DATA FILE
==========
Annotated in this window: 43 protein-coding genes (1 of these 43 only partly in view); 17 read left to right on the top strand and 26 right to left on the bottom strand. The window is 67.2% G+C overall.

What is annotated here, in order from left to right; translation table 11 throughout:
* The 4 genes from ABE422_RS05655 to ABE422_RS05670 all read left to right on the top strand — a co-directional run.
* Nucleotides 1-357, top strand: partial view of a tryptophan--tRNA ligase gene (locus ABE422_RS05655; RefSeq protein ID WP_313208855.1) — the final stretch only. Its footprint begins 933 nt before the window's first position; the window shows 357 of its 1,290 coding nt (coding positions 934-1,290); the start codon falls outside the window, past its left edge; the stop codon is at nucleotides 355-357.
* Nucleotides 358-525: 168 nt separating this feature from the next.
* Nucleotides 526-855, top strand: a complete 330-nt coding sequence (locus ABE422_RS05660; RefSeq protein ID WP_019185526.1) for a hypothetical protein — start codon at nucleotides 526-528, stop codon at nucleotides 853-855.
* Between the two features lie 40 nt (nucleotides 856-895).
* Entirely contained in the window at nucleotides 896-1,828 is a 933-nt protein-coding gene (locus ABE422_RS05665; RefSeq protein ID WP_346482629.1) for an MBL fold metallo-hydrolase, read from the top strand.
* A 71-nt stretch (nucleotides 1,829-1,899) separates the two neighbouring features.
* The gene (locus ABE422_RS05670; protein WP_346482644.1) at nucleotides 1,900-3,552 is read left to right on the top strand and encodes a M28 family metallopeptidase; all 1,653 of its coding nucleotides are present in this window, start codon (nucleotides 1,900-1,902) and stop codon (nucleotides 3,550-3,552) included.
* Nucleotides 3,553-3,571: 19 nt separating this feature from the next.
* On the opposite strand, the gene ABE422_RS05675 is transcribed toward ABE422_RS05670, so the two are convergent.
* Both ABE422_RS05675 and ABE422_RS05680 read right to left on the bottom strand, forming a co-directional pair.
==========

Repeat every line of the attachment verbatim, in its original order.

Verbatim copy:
Annotated in this window: 43 protein-coding genes (1 of these 43 only partly in view); 17 read left to right on the top strand and 26 right to left on the bottom strand. The window is 67.2% G+C overall.

What is annotated here, in order from left to right; translation table 11 throughout:
* The 4 genes from ABE422_RS05655 to ABE422_RS05670 all read left to right on the top strand — a co-directional run.
* Nucleotides 1-357, top strand: partial view of a tryptophan--tRNA ligase gene (locus ABE422_RS05655; RefSeq protein ID WP_313208855.1) — the final stretch only. Its footprint begins 933 nt before the window's first position; the window shows 357 of its 1,290 coding nt (coding positions 934-1,290); the start codon falls outside the window, past its left edge; the stop codon is at nucleotides 355-357.
* Nucleotides 358-525: 168 nt separating this feature from the next.
* Nucleotides 526-855, top strand: a complete 330-nt coding sequence (locus ABE422_RS05660; RefSeq protein ID WP_019185526.1) for a hypothetical protein — start codon at nucleotides 526-528, stop codon at nucleotides 853-855.
* Between the two features lie 40 nt (nucleotides 856-895).
* Entirely contained in the window at nucleotides 896-1,828 is a 933-nt protein-coding gene (locus ABE422_RS05665; RefSeq protein ID WP_346482629.1) for an MBL fold metallo-hydrolase, read from the top strand.
* A 71-nt stretch (nucleotides 1,829-1,899) separates the two neighbouring features.
* The gene (locus ABE422_RS05670; protein WP_346482644.1) at nucleotides 1,900-3,552 is read left to right on the top strand and encodes a M28 family metallopeptidase; all 1,653 of its coding nucleotides are present in this window, start codon (nucleotides 1,900-1,902) and stop codon (nucleotides 3,550-3,552) included.
* Nucleotides 3,553-3,571: 19 nt separating this feature from the next.
* On the opposite strand, the gene ABE422_RS05675 is transcribed toward ABE422_RS05670, so the two are convergent.
* Both ABE422_RS05675 and ABE422_RS05680 read right to left on the bottom strand, forming a co-directional pair.